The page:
Members of the Thomas Bay Power Authority Commission met for their regular meeting on Wednesday, May 15 to discuss possible conflicts of interest within the organization.
TBPA Commissioner and Petersburg Municipal Power and Light Superintendent Joe Nelson brought commission policies to light in regard to these conflicts.
“Our commission policy states that no one on the commission can hold a direct interest in a contract of a business providing service for us,” Nelson read. “In the past when we had Pac Wing and Sunrise flying for us, the commission kind of looked the other way. Now that there is only one entity, I think it needs to be addressed or at least recognized.”
Another TBPA Commissioner, Dave Galla, is the co-owner of Sunrise Aviation, which provides transportation for employees working the Tyee Lake Hydroelectric project.
“When any issue dealing with contracts between the commission and Sunrise come to the table I always abstain from the vote,” Galla stated. “I stay out of the negotiations completely as a commissioner and there hasn’t been a problem with it.”
The wording of the TBPA Commission Policy states that commissioners and employees are prohibited from acquiring or having a financial interest in any property that Thomas Bay Power Authority acquires or has a direct or financial interest in a major supplier, contractor, consultant or other entity with which TBPA does business.
“I think it is stated quite plain,” Nelson stated. “This is not just a recommendation, but a prohibition.”
Galla has served as a commissioner for TBPA for the last 14 years and became co-owner of Sunrise nearly a decade ago.
“There have to be exceptions and exclusions because of the circumstances and it has never been an issue until now,” Galla said. “This should have been brought up when I became the co-owner of the business. I believe the timing on this issue is really strange.”
Nelson explained that the commission policies were updated in Jan 2013.
“I really don’t know what the policy said previously, but in the purest sense, if it is a prohibition, which is what it seems to be, Dave would either have to resign from the commission or give up the contract,” Nelson said. “I think, more practically, that we need to recognize that it is here and there should be some official recognition that it is a problem and if the commission chooses to ignore it then I think that needs to be in the form of a vote or at least something that memorializes it. This has gone ignored for several years and I am not suggesting any form of action I am just bringing it to everyone’s attention.”
Galla explained that the same problem could more than likely be found in all aspects of Borough and City governments.
“If you really want to get down and dirty about it and start looking at the Borough Assembly members and all the vendors and contractors that do business, you are going to find a whole lot of people that are in the middle of perceived conflicts that really aren’t conflicts but are stated in policies,” Galla stated. “In a small community this type of thing is unavoidable. We have always and will continue to provide safe and reliable transportation service for Tyee and this is just really funny timing that it would come up in the midst of all the other issues.”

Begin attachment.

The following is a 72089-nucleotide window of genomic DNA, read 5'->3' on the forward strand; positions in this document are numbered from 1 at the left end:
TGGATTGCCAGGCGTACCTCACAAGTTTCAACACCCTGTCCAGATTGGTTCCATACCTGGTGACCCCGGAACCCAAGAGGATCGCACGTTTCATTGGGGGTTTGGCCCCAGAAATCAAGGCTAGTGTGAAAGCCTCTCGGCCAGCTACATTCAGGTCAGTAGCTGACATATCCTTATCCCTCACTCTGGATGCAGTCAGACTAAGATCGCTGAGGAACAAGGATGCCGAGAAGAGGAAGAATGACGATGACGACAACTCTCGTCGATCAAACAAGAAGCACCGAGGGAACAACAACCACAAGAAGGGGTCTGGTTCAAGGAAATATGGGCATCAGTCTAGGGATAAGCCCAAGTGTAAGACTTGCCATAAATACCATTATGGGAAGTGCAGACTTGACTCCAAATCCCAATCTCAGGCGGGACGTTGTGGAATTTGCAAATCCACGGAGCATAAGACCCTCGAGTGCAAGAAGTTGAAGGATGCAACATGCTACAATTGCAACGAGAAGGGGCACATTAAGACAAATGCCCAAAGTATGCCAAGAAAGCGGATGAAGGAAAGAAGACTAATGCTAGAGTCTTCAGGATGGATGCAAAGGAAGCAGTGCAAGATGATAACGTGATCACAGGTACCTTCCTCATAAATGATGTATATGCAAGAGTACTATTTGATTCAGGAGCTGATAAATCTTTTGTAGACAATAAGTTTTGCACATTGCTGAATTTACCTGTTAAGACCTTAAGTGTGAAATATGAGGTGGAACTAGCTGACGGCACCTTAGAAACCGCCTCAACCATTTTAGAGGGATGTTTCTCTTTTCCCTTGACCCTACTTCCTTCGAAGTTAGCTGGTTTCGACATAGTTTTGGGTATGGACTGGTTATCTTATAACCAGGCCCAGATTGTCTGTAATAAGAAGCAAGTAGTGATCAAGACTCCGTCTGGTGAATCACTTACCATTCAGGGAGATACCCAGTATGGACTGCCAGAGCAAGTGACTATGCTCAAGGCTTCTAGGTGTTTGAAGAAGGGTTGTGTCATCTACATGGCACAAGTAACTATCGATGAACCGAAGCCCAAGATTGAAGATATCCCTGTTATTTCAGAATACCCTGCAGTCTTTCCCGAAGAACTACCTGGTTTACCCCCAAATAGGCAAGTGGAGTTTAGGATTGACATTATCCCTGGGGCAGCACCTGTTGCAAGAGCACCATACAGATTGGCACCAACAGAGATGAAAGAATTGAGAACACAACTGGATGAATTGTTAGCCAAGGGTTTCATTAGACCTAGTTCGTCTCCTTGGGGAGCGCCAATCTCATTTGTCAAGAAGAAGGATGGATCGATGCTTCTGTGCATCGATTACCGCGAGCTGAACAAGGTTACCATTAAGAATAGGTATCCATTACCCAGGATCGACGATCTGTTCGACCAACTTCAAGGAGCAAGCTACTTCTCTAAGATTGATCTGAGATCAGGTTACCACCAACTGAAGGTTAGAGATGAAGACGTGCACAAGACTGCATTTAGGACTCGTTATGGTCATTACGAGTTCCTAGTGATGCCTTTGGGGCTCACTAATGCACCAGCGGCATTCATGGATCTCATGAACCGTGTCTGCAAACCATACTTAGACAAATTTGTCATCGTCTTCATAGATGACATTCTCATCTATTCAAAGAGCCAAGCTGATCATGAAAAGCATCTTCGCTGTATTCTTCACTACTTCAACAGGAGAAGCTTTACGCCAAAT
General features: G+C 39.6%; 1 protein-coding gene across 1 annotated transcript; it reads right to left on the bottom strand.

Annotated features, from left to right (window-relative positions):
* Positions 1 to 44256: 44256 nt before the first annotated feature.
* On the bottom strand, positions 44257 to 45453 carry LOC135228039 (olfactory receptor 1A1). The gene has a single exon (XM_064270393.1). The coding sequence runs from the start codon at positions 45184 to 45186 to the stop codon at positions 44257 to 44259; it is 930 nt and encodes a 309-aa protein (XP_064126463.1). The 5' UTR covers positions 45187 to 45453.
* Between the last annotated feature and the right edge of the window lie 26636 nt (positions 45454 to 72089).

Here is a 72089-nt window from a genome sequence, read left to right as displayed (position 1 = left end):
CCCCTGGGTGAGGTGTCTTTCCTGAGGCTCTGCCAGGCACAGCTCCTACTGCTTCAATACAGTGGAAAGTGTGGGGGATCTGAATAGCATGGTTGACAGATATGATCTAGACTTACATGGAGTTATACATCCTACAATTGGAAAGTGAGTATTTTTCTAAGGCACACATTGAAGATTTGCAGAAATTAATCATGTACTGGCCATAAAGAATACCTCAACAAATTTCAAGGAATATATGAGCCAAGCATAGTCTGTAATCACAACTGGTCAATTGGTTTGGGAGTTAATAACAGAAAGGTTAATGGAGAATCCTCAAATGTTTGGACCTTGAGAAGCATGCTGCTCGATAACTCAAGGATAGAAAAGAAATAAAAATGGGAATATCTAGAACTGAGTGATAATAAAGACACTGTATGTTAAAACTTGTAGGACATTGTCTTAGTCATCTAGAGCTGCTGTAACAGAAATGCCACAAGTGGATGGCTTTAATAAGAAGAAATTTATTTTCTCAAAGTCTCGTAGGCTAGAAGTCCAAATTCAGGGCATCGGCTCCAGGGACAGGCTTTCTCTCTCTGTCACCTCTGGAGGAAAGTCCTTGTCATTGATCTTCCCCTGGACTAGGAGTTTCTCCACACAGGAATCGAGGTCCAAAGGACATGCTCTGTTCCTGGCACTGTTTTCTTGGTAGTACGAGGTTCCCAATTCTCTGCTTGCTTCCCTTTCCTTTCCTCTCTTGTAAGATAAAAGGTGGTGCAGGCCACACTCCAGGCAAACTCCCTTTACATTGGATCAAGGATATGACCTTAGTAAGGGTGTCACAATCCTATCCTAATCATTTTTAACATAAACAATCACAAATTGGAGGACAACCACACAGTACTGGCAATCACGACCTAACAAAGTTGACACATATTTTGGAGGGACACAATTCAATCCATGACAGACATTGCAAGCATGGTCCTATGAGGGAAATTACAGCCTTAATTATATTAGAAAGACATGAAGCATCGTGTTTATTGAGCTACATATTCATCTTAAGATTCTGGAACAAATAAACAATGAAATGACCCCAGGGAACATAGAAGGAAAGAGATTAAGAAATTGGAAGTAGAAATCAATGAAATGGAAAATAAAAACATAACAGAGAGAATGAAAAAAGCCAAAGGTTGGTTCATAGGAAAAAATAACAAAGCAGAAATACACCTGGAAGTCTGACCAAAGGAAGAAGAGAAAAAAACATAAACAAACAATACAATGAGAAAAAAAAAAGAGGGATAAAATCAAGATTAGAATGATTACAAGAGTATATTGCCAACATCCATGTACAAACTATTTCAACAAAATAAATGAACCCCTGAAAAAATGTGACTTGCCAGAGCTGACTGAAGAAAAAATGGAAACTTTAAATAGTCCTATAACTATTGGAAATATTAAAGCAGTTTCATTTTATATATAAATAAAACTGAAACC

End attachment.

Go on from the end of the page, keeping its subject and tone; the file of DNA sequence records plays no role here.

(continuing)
The commissioners agreed to table this issue until the full commission members could be present and they have an opportunity to read the previous policies.
Another conflict of interest was brought to the table regarding the Wrangell and Petersburg Power and Light Superintendents sitting on the commission.
TBPA Commissioner Warren Edgely explained that he felt it was a conflict of interest for the electrical superintendents to be members of the commission because they are paid.
“The ordinance states that all of the members will serve in an unpaid capacity,” Edgely stated.
Nelson explained that he could not disagree with the facts brought by Edgely because, as he sat in the meeting, he was essentially being paid.
“I am on the commission as part of the Borough code,” Nelson stated. “The appropriate plan of action would be to take this issue to the Assembly and have them change that code. It isn’t something that we can change at the commission level.”
Wrangell Power and Light Superintendent and TBPA Commissioner Clay Hammer stated that the code was the same for his position on the commission as well.
“This is something that we will have to take to the respective Assemblies,” Hammer stated.
Galla explained that he saw several conflicts in this area.
“These two electrical superintendents sit on the TBPA Commission, but also sit on the board of SEAPA,” Galla stated. “Are they looking out for SEAPA, Petersburg, Wrangell or TBPA? What hat are they wearing when they are doing business?”
When asked, Wrangell Borough Manager Tim Rooney said he sees no issue in Hammer sitting on the commission while acting as Wrangell’s electrical chief.
“I do not believe there is a conflict of interest,” Rooney said. “He doesn’t receive any financial gain from serving on the Thomas Bay Power Authority board or with SEAPA.”
Petersburg’s Borough Manager, Steve Giesbrecht, also weighed in on the question of a perceived conflict of interest.
“There are people who do probably see a conflict,” Giesbrecht added. “I personally do not. I’ve met Clay a few times, I know Joe pretty well, and I’ve also met with Andy Donato from Ketchikan. I think they are all very capable individuals who are serving in those roles. I can see, though, how the public can look at this and say that operations people have one thing in mind while the board members might look at things differently.”
The commissioners decided to table the issue as well until the July meeting when all members could be present.